Posted in Oregon Live April 18, 2017
Maggie Tallmadge and Vien Truong
Oregon's state leaders are debating the very significant environmental policy of whether to cap the climate pollution coming from our biggest polluters. This decision is important for Oregonians and for the country as a whole. Why? Because this policy can clean up the air and generate proceeds to lift up communities facing poverty and pollution. On top of that, this can be a counterbalance to environmental rollbacks by the federal government.
When we have droughts, the prices on fresh vegetables go up. When we live in highly polluted communities, our health declines and we pay more for health care. When we have increased weather catastrophes, the costs of home insurance go up. And these increased costs are hard on everyone, but it is much harder for families who are struggling to make ends meet. If you're a family living on the frontlines of some of the worst pollution, like ours are, the costs are harder to absorb and the risks are much, much higher.
The Jade District in Southeast Portland, for example, has had growing concerns over air quality. Families in that area have higher rates of asthma and cancer. This means healthcare costs will increase, including the cost of medicine. This means that kids with asthma will miss school more, and their parents will miss work to go to doctor visits. That can mean less income for a family as their costs go up.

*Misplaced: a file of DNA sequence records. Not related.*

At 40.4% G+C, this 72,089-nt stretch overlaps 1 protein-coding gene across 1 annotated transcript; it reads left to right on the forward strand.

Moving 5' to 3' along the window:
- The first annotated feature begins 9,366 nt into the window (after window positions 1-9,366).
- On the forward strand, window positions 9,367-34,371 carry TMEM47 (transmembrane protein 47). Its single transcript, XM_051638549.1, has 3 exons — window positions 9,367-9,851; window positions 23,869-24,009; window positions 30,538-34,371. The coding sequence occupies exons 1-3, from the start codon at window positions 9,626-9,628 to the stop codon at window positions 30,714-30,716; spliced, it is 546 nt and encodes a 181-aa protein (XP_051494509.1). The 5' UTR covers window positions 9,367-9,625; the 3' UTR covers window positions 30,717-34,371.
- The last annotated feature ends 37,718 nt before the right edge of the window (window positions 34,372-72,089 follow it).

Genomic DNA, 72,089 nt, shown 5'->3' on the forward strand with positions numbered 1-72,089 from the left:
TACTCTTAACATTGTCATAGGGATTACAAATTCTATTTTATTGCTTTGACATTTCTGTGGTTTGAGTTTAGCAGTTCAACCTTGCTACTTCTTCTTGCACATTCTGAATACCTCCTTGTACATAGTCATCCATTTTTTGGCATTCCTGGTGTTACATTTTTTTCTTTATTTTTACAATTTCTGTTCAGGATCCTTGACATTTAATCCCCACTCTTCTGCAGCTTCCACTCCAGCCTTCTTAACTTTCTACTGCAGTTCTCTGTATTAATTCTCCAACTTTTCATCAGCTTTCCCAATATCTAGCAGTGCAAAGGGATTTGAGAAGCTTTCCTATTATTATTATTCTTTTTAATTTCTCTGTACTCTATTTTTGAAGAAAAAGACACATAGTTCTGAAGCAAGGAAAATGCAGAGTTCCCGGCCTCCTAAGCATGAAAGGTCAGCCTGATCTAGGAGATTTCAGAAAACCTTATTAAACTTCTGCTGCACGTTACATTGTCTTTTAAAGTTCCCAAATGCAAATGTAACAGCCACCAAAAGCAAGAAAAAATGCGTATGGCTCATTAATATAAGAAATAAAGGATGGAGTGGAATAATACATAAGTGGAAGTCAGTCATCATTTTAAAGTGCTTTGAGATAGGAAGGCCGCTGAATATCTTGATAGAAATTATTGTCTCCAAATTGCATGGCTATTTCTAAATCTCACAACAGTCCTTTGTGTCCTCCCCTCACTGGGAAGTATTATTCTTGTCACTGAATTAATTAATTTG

This isn't an impossible task. It isn't even new. There are already 10 states and dozens of countries and jurisdictions that have put a price on carbon.
And in states where the proceeds are invested in underserved communities, the results are staggering. For instance, money in California helped Maria Zavala get solar on her affordable home, dropping her monthly energy bill from $200 to $1.50 and saving her thousands of dollars a year in energy costs. Maria's son Nic was exposed to new job opportunities through the projects happening in his neighborhood and decided to pursue a career in the growing solar industry.
Too often, low-income communities and communities of color have been left out of the climate debate and climate solutions. Oregonians need to be included and consulted in every part of the decision-making process. This is how we make sure that the solutions arrived at are the best solutions for the state.
Margaret Tallmadge is the Environmental Justice Manager at Coalition of Communities of Color in Portland. Vien Truong is the national director of Green For All, a climate and economic justice organization based in Oakland, Calif.